LOS ANGELES (Reuters)—California legislators have raised fines for traffic infractions to some of the highest in the United States to generate revenue—and the poor are bearing an unfair burden, losing cars and jobs because they cannot pay them, civil rights activists said last week.
The Lawyers’ Committee for Civil Rights of the San Francisco Bay Area said in a new report that the $490 fine for a red-light ticket in California is three times the national average. The cost is even higher if motorists want to attend traffic school in lieu of a conviction or are late paying.
“Our state is raising money off the backs of California families to balance the budget for special projects, and it’s using traffic tickets as a revenue generator instead of to protect safety, instead of to do justice,” said Elisa Della-Piana, the group’s legal director.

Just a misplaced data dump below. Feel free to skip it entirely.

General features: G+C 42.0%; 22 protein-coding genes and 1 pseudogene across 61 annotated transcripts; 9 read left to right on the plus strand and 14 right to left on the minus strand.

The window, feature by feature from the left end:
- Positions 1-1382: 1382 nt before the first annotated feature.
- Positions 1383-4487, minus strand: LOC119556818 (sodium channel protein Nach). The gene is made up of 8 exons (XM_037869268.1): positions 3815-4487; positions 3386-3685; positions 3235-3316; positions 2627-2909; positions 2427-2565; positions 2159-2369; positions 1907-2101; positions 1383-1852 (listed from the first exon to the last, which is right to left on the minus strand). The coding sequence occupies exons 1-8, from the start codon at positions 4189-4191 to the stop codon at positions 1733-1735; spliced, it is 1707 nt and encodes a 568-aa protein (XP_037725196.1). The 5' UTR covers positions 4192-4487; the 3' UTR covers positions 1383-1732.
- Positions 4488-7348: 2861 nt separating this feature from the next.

The report comes as lawmakers in some states and local jurisdictions have begun to recognize the implications of high traffic fines on the poor and unemployed, especially in minority communities.
Failure to pay a fine on time can lead to a motorist to lose one’s driver license and car, suffer further financial problems—and even wind up in jail.
“Studies show 78 percent of Californians drive to work, and a very high percentage need to have a license to have a job,” Della-Piana said. “If you can’t afford to pay $500 this month for a traffic ticket, that’s also saying to many families, ‘You lose your household income.’”
California lawmakers have begun to take baby steps to address the problem, Della-Piana said, with Gov. Jerry Brown lately vetoing new attempts by state legislators to raise fines or tack on new fees to traffic tickets, as they grapple with deep budget deficits brought on in part by mushrooming public employee pension obligations.
Brown, a Democrat, has also said in his latest budget proposal that the state should not be suspending driver’s licenses for failure to pay a ticket.
State Sen. Bob Hertzberg, a Democrat from Los Angeles, has introduced legislation that would reduce fines based on a motorist’s ability to pay.
Della-Piana said California should next stop arresting motorists who cannot afford to pay their tickets. Black people are statistically more likely to be jailed for such offenses, according to the report.
(Reporting by Dan Whitcomb; editing by Cynthia Osterman)